As you can see from the chart, much of what we hate about being broke and dependent on a job starts to disappear as soon as we reach the first levels of financial security (think debt freedom, an emergency fund and some savings in the bank).

You immediately gain some breathing space and can stop basing all your decisions on financial considerations. You can now focus on the actual goal we are trying to achieve when we pursue Financial Independence: happiness.

Immediate Benefits and Choices

As soon as you’ve made some initial financial progress, the green area of the chart starts opening up. You now have options.

You could, for instance, give up your exhausting evening side hustle or stop working overtime in order to spend more time with your kids. You could save up for a family trip overseas. You could take some unpaid leave to unwind and regroup. Or you could invest in a course to upskill and transition to a more enjoyable role at work. The options are endless. 

As you continue to get ahead financially, more and more lifestyle design options become available – regular travel, mini-retirements, time and money for new hobbies. Maybe you want to take a sabbatical and focus on a passion project for a while. Perhaps you want to try out entrepreneurship without too much financial pressure.

Eventually, you might transition to part-time or seasonal work or even semi-retire. Just spend some time thinking about your goals, make a plan and go from there.

It is important to note that you have access to almost all of the options and benefits in the green area as soon as you reach the first financial milestones on the first chart above. However, you might have to focus on just one or two items to start with. It is a bit like Paula Pant‘s motto – “you can afford anything… just not everything”. As you make headway financially and mentally, you can incorporate more and more options in your life.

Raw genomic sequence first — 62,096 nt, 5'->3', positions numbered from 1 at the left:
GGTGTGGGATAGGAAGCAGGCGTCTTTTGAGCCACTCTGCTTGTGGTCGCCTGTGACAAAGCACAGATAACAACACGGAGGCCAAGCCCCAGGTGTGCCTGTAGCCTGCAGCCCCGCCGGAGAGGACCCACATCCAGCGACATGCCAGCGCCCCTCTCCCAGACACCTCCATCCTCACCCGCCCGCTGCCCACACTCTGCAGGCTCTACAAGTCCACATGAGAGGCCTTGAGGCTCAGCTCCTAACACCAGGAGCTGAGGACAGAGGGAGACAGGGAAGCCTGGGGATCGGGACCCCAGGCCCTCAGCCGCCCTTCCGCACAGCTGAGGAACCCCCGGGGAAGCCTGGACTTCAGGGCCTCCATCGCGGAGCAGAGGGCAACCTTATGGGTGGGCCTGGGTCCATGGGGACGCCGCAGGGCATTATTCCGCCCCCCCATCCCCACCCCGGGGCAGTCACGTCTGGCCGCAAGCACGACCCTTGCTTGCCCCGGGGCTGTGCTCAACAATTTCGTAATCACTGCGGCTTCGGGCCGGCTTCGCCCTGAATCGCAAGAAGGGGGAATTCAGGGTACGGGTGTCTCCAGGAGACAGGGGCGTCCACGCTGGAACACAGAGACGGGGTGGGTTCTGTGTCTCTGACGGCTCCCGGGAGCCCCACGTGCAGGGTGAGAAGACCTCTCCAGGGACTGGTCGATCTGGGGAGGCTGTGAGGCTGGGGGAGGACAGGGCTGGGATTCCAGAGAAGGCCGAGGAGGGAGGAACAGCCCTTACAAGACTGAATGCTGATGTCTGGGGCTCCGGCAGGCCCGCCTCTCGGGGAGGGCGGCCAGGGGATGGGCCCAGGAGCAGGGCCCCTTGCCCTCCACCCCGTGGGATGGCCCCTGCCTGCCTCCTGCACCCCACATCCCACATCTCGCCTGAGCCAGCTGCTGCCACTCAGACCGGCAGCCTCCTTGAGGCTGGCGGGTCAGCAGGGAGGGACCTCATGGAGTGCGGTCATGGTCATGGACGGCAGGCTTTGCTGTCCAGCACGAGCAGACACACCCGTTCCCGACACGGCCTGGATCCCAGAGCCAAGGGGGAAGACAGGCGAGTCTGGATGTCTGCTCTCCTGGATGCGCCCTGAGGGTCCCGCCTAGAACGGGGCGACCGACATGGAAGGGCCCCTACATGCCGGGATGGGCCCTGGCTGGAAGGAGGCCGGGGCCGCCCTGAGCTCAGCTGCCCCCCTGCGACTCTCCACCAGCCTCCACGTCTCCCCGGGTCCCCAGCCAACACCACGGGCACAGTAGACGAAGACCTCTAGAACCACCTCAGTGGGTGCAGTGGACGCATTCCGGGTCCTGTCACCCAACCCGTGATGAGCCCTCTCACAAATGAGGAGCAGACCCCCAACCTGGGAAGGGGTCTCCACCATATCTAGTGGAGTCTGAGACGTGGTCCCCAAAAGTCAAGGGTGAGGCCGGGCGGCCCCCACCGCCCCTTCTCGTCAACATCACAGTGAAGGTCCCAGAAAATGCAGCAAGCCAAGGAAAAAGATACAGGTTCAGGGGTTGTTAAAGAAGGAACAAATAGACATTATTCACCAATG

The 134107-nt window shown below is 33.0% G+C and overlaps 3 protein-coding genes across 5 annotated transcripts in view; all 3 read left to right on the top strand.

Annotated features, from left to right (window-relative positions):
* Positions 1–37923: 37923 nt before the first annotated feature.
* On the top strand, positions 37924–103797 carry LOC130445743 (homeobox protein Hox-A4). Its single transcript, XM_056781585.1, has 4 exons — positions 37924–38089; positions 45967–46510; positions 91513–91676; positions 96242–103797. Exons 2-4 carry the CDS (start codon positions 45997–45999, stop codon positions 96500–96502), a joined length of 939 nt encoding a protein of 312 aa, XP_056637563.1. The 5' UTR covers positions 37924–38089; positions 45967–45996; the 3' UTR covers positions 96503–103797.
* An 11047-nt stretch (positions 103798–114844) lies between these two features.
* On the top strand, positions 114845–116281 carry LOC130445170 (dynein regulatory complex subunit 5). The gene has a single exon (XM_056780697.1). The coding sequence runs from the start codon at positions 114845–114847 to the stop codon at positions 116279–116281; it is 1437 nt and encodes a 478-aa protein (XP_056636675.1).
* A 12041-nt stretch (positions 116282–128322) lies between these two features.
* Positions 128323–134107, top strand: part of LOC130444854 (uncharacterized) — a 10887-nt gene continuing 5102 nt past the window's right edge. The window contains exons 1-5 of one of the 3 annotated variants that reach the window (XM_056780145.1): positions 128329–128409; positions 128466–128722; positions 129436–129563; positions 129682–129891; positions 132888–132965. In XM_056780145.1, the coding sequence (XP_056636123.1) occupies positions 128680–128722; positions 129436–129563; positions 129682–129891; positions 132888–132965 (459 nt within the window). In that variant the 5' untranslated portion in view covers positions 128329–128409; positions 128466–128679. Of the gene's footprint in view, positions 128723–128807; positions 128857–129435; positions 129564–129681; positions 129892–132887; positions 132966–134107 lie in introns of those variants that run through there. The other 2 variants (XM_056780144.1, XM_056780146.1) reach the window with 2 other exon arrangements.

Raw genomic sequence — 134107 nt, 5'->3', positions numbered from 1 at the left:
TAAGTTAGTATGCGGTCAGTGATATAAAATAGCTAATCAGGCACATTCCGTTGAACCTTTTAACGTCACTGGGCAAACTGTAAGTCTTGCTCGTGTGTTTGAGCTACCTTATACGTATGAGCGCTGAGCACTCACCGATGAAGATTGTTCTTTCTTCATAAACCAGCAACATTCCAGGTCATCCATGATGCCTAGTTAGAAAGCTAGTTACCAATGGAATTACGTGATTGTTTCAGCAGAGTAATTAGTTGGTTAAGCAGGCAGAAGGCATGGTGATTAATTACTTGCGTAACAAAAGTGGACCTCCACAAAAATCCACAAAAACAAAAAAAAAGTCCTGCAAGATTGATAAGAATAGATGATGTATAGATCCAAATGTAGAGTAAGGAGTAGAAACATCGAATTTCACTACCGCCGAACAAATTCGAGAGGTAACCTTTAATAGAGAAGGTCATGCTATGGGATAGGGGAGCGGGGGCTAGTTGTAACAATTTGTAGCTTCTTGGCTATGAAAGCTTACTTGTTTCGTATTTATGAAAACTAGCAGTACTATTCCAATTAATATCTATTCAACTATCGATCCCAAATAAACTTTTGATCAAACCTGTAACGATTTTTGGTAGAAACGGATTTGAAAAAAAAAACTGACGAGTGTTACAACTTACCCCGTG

Will taking time off, working les and traveling more slow down your FI journey? Maybe. Maybe not. Sure, taking time off and/or spending money on things like travel, hobbies, and personal growth will set you back financially – initially, at least. However, if you start living a better, healthier life, work on your mindset, take some risks and surround yourself with positive people, that might actually create change that benefits your FIRE plans.

As you can see from the chart, the red area starts shrinking exponentially as soon as you move in the right direction. This means that we see the most significant lifestyle improvements at the start of the journey. The law of diminishing returns tells us that the additional benefits we experience get smaller with each FIRE milestone we reach (or Million we add to the portfolio?).

Where Am I On the Financial Freedom Spectrum?

After I started my first job I felt trapped in the rat race. I was broke and hated the 9-5 grind. At that time I lived on the left side of the Financial Freedom spectrum. My thoughts and actions were dominated by the red part of the chart.